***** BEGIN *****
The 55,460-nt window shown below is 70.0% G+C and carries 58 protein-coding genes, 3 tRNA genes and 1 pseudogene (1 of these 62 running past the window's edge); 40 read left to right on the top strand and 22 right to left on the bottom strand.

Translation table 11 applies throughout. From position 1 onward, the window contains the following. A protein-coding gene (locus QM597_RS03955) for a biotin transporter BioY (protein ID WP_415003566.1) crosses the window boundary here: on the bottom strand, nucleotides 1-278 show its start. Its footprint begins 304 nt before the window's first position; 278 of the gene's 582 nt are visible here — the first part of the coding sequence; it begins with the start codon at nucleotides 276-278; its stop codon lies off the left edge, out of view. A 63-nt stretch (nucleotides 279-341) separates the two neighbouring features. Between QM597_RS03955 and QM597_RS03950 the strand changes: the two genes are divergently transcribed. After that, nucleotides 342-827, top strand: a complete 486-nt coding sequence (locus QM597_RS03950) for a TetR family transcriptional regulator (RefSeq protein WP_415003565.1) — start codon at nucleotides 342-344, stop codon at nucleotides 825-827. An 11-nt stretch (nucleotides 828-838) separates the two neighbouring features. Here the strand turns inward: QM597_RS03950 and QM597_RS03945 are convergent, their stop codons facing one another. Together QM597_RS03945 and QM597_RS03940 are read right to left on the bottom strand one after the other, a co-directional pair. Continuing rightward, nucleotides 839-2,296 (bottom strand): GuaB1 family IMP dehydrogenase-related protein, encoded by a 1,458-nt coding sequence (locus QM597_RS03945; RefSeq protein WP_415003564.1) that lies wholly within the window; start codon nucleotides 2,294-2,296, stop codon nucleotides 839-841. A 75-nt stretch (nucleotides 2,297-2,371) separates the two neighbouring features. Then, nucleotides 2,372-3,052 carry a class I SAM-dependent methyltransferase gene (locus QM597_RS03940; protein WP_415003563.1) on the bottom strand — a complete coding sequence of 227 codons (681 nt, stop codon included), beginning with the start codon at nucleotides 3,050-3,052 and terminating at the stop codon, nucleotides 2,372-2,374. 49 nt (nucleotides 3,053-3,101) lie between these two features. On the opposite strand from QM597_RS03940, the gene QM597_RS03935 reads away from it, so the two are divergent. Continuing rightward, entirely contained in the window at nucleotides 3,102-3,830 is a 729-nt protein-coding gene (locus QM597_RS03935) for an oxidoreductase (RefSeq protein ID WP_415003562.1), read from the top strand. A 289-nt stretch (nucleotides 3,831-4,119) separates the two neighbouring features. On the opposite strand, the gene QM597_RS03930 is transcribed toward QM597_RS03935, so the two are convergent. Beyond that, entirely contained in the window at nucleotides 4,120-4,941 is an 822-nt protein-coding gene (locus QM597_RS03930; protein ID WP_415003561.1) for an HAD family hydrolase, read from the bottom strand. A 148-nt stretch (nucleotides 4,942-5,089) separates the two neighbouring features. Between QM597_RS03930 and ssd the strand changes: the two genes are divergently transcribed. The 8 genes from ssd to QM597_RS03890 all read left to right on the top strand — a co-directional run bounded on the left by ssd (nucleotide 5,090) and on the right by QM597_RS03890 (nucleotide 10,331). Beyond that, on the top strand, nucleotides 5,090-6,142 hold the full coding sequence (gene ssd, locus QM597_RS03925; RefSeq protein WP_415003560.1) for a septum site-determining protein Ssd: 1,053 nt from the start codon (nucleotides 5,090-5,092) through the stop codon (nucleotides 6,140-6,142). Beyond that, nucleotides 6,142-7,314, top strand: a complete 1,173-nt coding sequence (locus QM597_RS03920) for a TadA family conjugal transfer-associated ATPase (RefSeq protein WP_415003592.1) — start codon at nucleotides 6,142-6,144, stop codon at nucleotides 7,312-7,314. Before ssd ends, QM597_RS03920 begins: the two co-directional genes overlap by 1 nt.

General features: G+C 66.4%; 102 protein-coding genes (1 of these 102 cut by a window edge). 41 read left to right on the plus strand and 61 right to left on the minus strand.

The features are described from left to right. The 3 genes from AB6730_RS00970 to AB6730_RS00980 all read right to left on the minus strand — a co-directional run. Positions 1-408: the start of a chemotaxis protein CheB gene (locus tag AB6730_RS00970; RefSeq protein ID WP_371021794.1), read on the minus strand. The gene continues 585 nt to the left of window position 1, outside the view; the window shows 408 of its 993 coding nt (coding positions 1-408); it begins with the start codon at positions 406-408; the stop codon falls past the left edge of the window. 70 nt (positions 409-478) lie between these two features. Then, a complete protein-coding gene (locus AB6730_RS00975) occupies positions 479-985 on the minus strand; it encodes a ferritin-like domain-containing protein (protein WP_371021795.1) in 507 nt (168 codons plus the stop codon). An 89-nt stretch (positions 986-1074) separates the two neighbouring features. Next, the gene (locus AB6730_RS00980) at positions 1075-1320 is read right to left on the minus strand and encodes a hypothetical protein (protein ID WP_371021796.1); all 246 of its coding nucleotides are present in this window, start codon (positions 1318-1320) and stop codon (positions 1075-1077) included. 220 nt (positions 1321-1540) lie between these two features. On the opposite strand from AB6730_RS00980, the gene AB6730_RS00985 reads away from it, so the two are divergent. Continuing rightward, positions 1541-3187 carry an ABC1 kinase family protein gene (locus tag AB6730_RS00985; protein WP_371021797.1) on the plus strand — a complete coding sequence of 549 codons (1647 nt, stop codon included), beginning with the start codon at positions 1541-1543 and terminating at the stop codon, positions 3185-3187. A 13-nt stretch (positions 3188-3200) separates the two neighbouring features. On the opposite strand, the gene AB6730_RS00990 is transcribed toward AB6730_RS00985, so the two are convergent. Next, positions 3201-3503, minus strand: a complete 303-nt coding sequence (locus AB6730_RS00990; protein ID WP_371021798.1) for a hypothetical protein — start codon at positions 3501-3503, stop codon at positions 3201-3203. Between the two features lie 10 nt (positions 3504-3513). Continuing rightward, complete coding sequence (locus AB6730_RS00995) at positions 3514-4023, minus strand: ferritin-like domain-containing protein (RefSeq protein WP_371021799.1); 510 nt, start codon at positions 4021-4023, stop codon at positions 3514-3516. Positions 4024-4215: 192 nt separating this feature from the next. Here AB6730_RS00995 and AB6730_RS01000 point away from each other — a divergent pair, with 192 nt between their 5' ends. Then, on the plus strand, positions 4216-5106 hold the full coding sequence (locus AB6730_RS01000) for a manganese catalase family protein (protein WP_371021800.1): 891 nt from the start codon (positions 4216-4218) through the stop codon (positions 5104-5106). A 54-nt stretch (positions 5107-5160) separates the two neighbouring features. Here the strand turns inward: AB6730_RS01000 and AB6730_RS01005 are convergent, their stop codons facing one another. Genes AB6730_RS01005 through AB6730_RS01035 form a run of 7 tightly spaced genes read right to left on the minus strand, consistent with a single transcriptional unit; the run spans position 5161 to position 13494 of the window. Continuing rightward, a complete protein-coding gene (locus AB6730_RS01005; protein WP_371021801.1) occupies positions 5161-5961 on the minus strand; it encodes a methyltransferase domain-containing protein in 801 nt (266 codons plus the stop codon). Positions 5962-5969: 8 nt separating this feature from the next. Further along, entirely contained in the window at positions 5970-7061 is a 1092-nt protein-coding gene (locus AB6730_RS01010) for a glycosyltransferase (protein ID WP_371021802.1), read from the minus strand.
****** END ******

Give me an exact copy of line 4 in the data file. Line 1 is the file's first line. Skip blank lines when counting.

The features are described from left to right. The 3 genes from AB6730_RS00970 to AB6730_RS00980 all read right to left on the minus strand — a co-directional run. Positions 1-408: the start of a chemotaxis protein CheB gene (locus tag AB6730_RS00970; RefSeq protein ID WP_371021794.1), read on the minus strand. The gene continues 585 nt to the left of window position 1, outside the view; the window shows 408 of its 993 coding nt (coding positions 1-408); it begins with the start codon at positions 406-408; the stop codon falls past the left edge of the window. 70 nt (positions 409-478) lie between these two features. Then, a complete protein-coding gene (locus AB6730_RS00975) occupies positions 479-985 on the minus strand; it encodes a ferritin-like domain-containing protein (protein WP_371021795.1) in 507 nt (168 codons plus the stop codon). An 89-nt stretch (positions 986-1074) separates the two neighbouring features. Next, the gene (locus AB6730_RS00980) at positions 1075-1320 is read right to left on the minus strand and encodes a hypothetical protein (protein ID WP_371021796.1); all 246 of its coding nucleotides are present in this window, start codon (positions 1318-1320) and stop codon (positions 1075-1077) included. 220 nt (positions 1321-1540) lie between these two features. On the opposite strand from AB6730_RS00980, the gene AB6730_RS00985 reads away from it, so the two are divergent. Continuing rightward, positions 1541-3187 carry an ABC1 kinase family protein gene (locus tag AB6730_RS00985; protein WP_371021797.1) on the plus strand — a complete coding sequence of 549 codons (1647 nt, stop codon included), beginning with the start codon at positions 1541-1543 and terminating at the stop codon, positions 3185-3187. A 13-nt stretch (positions 3188-3200) separates the two neighbouring features. On the opposite strand, the gene AB6730_RS00990 is transcribed toward AB6730_RS00985, so the two are convergent. Next, positions 3201-3503, minus strand: a complete 303-nt coding sequence (locus AB6730_RS00990; protein ID WP_371021798.1) for a hypothetical protein — start codon at positions 3501-3503, stop codon at positions 3201-3203. Between the two features lie 10 nt (positions 3504-3513). Continuing rightward, complete coding sequence (locus AB6730_RS00995) at positions 3514-4023, minus strand: ferritin-like domain-containing protein (RefSeq protein WP_371021799.1); 510 nt, start codon at positions 4021-4023, stop codon at positions 3514-3516. Positions 4024-4215: 192 nt separating this feature from the next. Here AB6730_RS00995 and AB6730_RS01000 point away from each other — a divergent pair, with 192 nt between their 5' ends. Then, on the plus strand, positions 4216-5106 hold the full coding sequence (locus AB6730_RS01000) for a manganese catalase family protein (protein WP_371021800.1): 891 nt from the start codon (positions 4216-4218) through the stop codon (positions 5104-5106). A 54-nt stretch (positions 5107-5160) separates the two neighbouring features. Here the strand turns inward: AB6730_RS01000 and AB6730_RS01005 are convergent, their stop codons facing one another. Genes AB6730_RS01005 through AB6730_RS01035 form a run of 7 tightly spaced genes read right to left on the minus strand, consistent with a single transcriptional unit; the run spans position 5161 to position 13494 of the window. Continuing rightward, a complete protein-coding gene (locus AB6730_RS01005; protein WP_371021801.1) occupies positions 5161-5961 on the minus strand; it encodes a methyltransferase domain-containing protein in 801 nt (266 codons plus the stop codon). Positions 5962-5969: 8 nt separating this feature from the next. Further along, entirely contained in the window at positions 5970-7061 is a 1092-nt protein-coding gene (locus AB6730_RS01010) for a glycosyltransferase (protein ID WP_371021802.1), read from the minus strand.